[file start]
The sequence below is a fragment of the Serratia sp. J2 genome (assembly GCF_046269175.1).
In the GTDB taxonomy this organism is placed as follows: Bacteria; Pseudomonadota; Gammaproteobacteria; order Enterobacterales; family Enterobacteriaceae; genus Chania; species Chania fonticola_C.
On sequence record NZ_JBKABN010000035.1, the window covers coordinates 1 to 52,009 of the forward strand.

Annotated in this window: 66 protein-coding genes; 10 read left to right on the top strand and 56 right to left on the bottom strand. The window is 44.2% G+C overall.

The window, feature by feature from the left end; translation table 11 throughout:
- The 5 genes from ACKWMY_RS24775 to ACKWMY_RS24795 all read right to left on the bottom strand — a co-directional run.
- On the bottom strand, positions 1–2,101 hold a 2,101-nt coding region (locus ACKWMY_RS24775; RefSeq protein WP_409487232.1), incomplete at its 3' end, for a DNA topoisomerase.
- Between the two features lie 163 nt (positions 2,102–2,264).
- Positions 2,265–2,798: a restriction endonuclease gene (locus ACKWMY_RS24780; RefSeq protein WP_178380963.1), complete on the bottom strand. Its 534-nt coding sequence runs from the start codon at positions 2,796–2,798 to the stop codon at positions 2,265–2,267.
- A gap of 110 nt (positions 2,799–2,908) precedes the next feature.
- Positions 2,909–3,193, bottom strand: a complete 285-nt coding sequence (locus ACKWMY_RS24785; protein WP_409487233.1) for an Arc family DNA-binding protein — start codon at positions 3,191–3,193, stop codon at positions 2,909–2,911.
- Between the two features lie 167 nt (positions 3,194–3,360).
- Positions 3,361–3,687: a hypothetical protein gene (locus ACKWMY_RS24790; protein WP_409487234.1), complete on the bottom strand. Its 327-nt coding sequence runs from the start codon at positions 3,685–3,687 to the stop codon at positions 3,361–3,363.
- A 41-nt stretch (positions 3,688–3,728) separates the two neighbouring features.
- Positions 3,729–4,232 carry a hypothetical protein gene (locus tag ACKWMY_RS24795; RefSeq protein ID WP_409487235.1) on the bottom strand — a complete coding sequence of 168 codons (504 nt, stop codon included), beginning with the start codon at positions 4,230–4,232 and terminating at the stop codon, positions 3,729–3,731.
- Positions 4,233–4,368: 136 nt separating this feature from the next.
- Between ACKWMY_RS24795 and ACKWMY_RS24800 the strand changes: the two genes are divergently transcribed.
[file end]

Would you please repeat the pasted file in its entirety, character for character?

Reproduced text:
The sequence below is a fragment of the Serratia sp. J2 genome (assembly GCF_046269175.1).
In the GTDB taxonomy this organism is placed as follows: Bacteria; Pseudomonadota; Gammaproteobacteria; order Enterobacterales; family Enterobacteriaceae; genus Chania; species Chania fonticola_C.
On sequence record NZ_JBKABN010000035.1, the window covers coordinates 1 to 52,009 of the forward strand.

Annotated in this window: 66 protein-coding genes; 10 read left to right on the top strand and 56 right to left on the bottom strand. The window is 44.2% G+C overall.

The window, feature by feature from the left end; translation table 11 throughout:
- The 5 genes from ACKWMY_RS24775 to ACKWMY_RS24795 all read right to left on the bottom strand — a co-directional run.
- On the bottom strand, positions 1–2,101 hold a 2,101-nt coding region (locus ACKWMY_RS24775; RefSeq protein WP_409487232.1), incomplete at its 3' end, for a DNA topoisomerase.
- Between the two features lie 163 nt (positions 2,102–2,264).
- Positions 2,265–2,798: a restriction endonuclease gene (locus ACKWMY_RS24780; RefSeq protein WP_178380963.1), complete on the bottom strand. Its 534-nt coding sequence runs from the start codon at positions 2,796–2,798 to the stop codon at positions 2,265–2,267.
- A gap of 110 nt (positions 2,799–2,908) precedes the next feature.
- Positions 2,909–3,193, bottom strand: a complete 285-nt coding sequence (locus ACKWMY_RS24785; protein WP_409487233.1) for an Arc family DNA-binding protein — start codon at positions 3,191–3,193, stop codon at positions 2,909–2,911.
- Between the two features lie 167 nt (positions 3,194–3,360).
- Positions 3,361–3,687: a hypothetical protein gene (locus ACKWMY_RS24790; protein WP_409487234.1), complete on the bottom strand. Its 327-nt coding sequence runs from the start codon at positions 3,685–3,687 to the stop codon at positions 3,361–3,363.
- A 41-nt stretch (positions 3,688–3,728) separates the two neighbouring features.
- Positions 3,729–4,232 carry a hypothetical protein gene (locus tag ACKWMY_RS24795; RefSeq protein ID WP_409487235.1) on the bottom strand — a complete coding sequence of 168 codons (504 nt, stop codon included), beginning with the start codon at positions 4,230–4,232 and terminating at the stop codon, positions 3,729–3,731.
- Positions 4,233–4,368: 136 nt separating this feature from the next.
- Between ACKWMY_RS24795 and ACKWMY_RS24800 the strand changes: the two genes are divergently transcribed.